Are you using avoidance behaviour?
Anyone who’s ever reluctantly attended a party only to spend the night playing with the host’s dog knows a thing about avoidance. Not comfortable in crowds? A game of fetch and lots of “Who’s a good boy?” can seem like a good alternative.
Avoidance behaviour is a way to manage stress by avoiding difficult thoughts or feelings, and it can take a lot of forms. Maybe you buried yourself in Netflix binges to escape the stressful reality of life during the Covid-19 pandemic. Or perhaps you can’t be in public without a friend to make you feel comfortable.
While avoidance behaviour serves a purpose, it doesn’t address the root issue. And that’s an issue when it comes to your mental health. As the saying goes, “if you resist, it will persist.”
Here’s a rundown on avoidance behaviour and how to overcome it, according to experts.
What is avoidance behaviour?
If you’re avoiding stressful or socially difficult situations through distractions or by staying away completely, you’re practising avoidance behaviour, according to the American Psychological Association (APA).
Remember the anxiety you avoided by playing with a pup during a party? That might take a few different forms, depending on the type of avoidance.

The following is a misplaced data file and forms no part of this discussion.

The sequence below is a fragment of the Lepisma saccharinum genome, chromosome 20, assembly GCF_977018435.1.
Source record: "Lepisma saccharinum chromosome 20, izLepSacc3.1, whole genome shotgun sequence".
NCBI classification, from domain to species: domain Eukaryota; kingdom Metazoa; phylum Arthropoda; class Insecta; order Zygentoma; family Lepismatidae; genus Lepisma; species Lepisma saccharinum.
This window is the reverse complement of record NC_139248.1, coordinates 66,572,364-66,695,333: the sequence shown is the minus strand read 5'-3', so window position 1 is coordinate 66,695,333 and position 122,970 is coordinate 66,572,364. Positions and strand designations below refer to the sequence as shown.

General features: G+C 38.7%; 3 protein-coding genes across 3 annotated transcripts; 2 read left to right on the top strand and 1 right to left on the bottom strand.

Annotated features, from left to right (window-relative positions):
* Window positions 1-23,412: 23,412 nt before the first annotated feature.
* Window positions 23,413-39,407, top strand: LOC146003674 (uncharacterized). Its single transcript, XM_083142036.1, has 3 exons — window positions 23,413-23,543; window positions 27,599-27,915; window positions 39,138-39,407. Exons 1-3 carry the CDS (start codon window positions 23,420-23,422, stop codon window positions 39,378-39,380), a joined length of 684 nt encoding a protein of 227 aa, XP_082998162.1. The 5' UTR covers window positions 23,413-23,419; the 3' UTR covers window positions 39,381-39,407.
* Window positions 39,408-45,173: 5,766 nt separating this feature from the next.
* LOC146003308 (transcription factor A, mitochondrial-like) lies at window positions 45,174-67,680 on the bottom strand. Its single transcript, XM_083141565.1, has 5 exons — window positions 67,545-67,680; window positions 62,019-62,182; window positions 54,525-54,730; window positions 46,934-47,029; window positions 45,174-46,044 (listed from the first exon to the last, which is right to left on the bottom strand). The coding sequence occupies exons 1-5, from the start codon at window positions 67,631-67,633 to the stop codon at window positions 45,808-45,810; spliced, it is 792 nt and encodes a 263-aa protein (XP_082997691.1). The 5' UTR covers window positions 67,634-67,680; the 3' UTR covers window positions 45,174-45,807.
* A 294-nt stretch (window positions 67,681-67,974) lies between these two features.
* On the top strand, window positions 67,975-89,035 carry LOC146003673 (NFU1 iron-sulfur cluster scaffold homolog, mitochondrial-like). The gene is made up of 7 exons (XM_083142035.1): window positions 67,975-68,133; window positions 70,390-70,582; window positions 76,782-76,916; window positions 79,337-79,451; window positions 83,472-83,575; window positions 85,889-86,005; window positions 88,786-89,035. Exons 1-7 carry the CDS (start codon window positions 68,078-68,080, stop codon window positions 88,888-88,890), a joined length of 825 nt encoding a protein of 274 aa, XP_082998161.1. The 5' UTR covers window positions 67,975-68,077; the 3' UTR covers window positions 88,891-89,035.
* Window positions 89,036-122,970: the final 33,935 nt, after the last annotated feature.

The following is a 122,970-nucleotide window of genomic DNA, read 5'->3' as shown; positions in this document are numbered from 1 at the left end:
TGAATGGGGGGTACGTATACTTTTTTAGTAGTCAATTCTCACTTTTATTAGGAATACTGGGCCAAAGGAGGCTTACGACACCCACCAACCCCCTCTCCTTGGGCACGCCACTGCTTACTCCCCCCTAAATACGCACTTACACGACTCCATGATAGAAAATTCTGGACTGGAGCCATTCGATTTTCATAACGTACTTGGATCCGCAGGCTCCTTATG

You can partially avoid uncomfortable social situations by hanging with the dog or sitting in the corner the whole time. Or you might choose to escape and walk out in the middle of the party. Or you avoid gatherings entirely.
Who’s prone to avoidance behaviour?
People with post-traumatic stress disorder (PTSD) or anxiety are especially likely to use avoidance to dodge triggers or potentially harmful environments. Others may practise the behaviour because they struggle with their emotions in general.
“If you’re comfortable with strong feelings, then you’ll have less need to avoid [them],” says Alice Boyes, PhD, a former clinical psychologist and author of The Anxiety Toolkit.